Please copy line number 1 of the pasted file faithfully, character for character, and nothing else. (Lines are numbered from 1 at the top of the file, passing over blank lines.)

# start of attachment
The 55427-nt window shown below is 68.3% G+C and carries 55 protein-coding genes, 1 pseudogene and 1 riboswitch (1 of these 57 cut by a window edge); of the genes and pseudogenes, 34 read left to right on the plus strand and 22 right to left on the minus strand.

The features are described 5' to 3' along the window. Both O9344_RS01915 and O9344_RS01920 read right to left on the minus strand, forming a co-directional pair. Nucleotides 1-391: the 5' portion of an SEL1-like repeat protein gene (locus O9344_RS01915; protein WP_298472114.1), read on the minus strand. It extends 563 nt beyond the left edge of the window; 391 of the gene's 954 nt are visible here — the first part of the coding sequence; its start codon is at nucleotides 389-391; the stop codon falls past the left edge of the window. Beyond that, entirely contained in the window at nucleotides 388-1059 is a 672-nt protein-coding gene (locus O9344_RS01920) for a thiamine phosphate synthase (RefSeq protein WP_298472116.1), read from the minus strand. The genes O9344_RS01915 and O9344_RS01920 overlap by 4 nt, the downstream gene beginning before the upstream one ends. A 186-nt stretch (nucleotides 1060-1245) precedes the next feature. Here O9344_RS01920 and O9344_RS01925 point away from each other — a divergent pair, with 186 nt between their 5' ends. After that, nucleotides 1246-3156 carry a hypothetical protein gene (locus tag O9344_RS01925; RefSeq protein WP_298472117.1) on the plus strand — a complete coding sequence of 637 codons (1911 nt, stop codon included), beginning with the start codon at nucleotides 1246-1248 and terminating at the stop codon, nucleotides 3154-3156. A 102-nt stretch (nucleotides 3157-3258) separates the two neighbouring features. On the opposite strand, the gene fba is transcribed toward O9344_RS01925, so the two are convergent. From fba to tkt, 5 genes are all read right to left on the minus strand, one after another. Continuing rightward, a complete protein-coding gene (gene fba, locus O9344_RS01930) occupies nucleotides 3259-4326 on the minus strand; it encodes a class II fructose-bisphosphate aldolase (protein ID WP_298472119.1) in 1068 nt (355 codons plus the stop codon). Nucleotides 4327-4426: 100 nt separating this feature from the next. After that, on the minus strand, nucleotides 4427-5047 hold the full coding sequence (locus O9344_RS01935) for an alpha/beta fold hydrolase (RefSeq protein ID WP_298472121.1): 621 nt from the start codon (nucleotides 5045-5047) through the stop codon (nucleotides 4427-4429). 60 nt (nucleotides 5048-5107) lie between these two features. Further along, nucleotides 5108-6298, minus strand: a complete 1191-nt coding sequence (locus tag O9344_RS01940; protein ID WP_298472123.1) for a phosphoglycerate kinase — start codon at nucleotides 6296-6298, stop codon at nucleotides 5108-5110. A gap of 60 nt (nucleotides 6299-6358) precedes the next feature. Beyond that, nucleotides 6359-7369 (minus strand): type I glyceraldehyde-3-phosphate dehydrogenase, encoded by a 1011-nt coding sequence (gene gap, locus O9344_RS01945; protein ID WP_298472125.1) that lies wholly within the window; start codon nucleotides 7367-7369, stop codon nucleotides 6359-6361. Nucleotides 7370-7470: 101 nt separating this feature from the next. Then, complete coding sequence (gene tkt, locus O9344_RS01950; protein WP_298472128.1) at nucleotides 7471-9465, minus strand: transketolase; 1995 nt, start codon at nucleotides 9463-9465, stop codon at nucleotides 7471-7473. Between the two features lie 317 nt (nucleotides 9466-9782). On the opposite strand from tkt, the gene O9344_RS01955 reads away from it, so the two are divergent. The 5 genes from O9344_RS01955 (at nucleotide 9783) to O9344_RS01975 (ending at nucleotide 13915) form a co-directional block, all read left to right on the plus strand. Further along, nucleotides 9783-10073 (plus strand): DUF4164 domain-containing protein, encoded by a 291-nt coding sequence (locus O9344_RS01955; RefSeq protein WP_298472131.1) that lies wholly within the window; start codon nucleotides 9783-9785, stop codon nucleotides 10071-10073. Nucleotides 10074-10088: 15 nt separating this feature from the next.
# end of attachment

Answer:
The 55427-nt window shown below is 68.3% G+C and carries 55 protein-coding genes, 1 pseudogene and 1 riboswitch (1 of these 57 cut by a window edge); of the genes and pseudogenes, 34 read left to right on the plus strand and 22 right to left on the minus strand.